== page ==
Power factor is expressed as a decimal or as a percentage. A power factor of 0.7 is the same as a power factor of 70 percent. At unity (PF = 1, or 100 percent), the current and voltage are in phase. A 70 percent PF means that the device uses only 70 percent of the voltampere input. It is desirable to design circuits that have a high PF since such circuits make the most efficient use of the current delivered to the load.
When we state that a motor draws 10 kVA (1 kVA = 1000 VA) from a power line, we recognize that this is the apparent power taken by the motor. Kilovoltamperes always refers to the apparent power. Similarly, when we say a motor draws 10 kW, we mean that the real power taken by the motor is 10 kW.
Power Factor Correction
In order to make the most efficient use of the current delivered to a load, we desire a high PF or a PF that approaches unity. A low PF is generally due to the large inductive loads, such as induction motors, which take a lagging current. In order to correct this low PF, it is necessary to bring the current as closely in phase with the voltage as possible. That is, the phase angle θ is made as small as possible. This is usually done by placing a capacitive load, which produces a leading current, in parallel with the inductive load.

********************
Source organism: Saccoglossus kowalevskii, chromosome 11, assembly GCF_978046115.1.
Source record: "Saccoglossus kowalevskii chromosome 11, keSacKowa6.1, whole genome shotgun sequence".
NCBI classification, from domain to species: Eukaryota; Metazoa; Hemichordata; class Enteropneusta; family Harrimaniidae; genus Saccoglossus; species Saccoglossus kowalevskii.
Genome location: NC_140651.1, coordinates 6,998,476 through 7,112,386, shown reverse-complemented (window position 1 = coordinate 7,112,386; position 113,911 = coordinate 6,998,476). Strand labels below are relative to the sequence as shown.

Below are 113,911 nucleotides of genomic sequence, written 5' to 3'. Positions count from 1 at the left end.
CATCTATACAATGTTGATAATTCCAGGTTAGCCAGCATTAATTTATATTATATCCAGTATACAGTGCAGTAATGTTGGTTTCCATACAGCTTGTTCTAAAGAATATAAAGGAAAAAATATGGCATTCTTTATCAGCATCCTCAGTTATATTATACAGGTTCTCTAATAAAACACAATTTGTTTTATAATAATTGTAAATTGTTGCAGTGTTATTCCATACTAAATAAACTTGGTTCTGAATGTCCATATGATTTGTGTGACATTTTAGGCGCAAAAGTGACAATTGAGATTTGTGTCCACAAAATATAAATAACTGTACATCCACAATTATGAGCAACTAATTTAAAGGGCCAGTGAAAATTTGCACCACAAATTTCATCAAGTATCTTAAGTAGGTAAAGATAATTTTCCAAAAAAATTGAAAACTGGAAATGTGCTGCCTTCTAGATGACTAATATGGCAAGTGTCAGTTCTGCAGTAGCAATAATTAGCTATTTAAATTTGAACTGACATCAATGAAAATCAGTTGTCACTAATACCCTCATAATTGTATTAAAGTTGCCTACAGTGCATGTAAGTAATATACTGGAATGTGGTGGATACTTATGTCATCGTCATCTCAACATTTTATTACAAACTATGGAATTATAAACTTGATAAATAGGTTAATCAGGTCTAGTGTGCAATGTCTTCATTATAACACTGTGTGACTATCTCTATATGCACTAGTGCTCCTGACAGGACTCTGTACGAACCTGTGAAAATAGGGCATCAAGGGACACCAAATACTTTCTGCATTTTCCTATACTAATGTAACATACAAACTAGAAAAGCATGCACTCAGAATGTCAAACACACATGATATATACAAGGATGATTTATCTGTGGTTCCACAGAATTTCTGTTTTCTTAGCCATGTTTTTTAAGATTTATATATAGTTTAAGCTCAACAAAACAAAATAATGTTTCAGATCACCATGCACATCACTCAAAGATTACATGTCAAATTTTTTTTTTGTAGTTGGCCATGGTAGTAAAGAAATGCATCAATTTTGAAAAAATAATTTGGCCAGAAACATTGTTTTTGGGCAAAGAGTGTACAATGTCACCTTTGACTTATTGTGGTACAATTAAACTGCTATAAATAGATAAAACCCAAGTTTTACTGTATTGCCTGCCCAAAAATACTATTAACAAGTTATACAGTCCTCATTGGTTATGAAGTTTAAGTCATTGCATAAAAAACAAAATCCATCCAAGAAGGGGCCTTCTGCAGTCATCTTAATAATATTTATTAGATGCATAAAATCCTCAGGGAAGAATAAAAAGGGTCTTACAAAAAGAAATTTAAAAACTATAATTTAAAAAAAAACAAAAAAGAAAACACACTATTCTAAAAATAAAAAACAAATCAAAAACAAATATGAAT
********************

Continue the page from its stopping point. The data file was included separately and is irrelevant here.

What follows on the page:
Series and Parallel Resonance

We have observed that in many circuits’ inductors and capacitors are connected in series or in parallel. Such circuits are often referred to as RLC circuits. One of the most important characteristics of a RLC circuit is that it can be made to respond most effectively to a single given frequency. When operated in this condition, the circuit is said to be in resonance with or resonant to the operating frequency.
A series or a parallel RLC circuit that is operated at resonance has certain properties that allow it to respond selectively to certain frequencies while rejecting others. A circuit operated to provide frequency selectivity is called a tuned circuit. Tuned circuits are used in impedance matching, bandpass filters, and oscillators.